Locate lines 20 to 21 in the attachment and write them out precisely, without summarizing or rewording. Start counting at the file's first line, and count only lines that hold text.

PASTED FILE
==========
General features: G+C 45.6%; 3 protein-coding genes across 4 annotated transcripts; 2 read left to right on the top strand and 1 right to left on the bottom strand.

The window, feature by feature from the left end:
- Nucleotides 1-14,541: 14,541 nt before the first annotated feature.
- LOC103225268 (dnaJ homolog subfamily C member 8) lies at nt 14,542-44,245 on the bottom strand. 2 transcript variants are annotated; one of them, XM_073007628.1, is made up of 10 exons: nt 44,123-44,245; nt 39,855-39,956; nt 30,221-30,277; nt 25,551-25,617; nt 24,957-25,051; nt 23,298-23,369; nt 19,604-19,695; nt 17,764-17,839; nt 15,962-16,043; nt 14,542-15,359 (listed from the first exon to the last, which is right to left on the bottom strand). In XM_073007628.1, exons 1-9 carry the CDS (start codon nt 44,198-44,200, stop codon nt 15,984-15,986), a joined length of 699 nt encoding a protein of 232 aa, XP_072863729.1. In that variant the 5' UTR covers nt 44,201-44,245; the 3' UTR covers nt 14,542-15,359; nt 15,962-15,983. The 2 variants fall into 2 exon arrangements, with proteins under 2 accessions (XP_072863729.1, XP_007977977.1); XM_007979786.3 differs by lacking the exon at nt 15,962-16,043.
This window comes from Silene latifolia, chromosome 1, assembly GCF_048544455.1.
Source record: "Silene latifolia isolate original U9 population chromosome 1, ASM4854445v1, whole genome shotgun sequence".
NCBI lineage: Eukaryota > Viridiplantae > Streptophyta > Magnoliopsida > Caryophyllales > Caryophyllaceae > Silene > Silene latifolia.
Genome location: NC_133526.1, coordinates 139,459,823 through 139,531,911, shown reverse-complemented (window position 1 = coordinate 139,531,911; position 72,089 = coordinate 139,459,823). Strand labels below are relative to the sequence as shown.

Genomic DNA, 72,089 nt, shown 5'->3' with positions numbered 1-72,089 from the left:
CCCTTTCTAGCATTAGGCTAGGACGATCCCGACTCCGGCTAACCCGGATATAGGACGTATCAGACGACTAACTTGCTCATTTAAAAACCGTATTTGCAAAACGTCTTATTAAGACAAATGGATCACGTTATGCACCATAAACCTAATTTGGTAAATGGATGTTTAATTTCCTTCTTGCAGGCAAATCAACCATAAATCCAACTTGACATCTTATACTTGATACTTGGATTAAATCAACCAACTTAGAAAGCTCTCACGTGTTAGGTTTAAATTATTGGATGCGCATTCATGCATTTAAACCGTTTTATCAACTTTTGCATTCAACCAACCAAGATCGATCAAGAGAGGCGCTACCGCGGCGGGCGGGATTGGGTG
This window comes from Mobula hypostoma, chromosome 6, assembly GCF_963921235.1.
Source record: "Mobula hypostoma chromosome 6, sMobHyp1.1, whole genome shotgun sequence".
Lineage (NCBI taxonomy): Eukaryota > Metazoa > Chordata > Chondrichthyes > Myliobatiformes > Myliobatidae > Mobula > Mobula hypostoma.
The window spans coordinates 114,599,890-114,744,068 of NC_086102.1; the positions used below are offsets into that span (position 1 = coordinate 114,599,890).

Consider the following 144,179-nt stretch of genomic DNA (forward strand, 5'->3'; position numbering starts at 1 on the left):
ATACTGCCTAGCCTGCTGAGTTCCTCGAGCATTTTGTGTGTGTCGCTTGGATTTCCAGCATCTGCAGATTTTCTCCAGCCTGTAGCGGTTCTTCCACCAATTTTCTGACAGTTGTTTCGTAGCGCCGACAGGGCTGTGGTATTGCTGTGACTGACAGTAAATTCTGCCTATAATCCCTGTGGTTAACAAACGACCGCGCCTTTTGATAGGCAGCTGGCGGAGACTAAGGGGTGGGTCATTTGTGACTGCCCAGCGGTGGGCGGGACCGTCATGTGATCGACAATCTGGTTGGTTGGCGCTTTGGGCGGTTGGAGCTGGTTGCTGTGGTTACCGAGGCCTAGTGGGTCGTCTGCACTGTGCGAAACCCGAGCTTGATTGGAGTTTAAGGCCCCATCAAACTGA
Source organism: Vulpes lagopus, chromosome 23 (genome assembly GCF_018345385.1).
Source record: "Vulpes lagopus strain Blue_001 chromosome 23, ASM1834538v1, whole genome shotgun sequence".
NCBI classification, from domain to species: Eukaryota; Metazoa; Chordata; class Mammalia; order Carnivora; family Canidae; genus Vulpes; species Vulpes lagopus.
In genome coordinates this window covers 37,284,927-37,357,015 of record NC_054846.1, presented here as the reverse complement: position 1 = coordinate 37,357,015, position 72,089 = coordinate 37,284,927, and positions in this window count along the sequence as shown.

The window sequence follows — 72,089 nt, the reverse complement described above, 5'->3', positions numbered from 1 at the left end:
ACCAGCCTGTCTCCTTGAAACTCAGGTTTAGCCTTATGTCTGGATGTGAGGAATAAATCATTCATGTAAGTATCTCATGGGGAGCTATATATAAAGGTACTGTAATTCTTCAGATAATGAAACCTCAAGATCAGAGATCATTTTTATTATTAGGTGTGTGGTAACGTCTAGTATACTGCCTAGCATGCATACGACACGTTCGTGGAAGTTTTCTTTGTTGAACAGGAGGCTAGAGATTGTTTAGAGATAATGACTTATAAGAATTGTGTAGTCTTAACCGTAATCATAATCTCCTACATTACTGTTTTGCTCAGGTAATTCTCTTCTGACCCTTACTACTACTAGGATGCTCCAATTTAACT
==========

In genome coordinates this window covers 37,284,927-37,357,015 of record NC_054846.1, presented here as the reverse complement: position 1 = coordinate 37,357,015, position 72,089 = coordinate 37,284,927, and positions in this window count along the sequence as shown.

The window sequence follows — 72,089 nt, the reverse complement described above, 5'->3', positions numbered from 1 at the left end: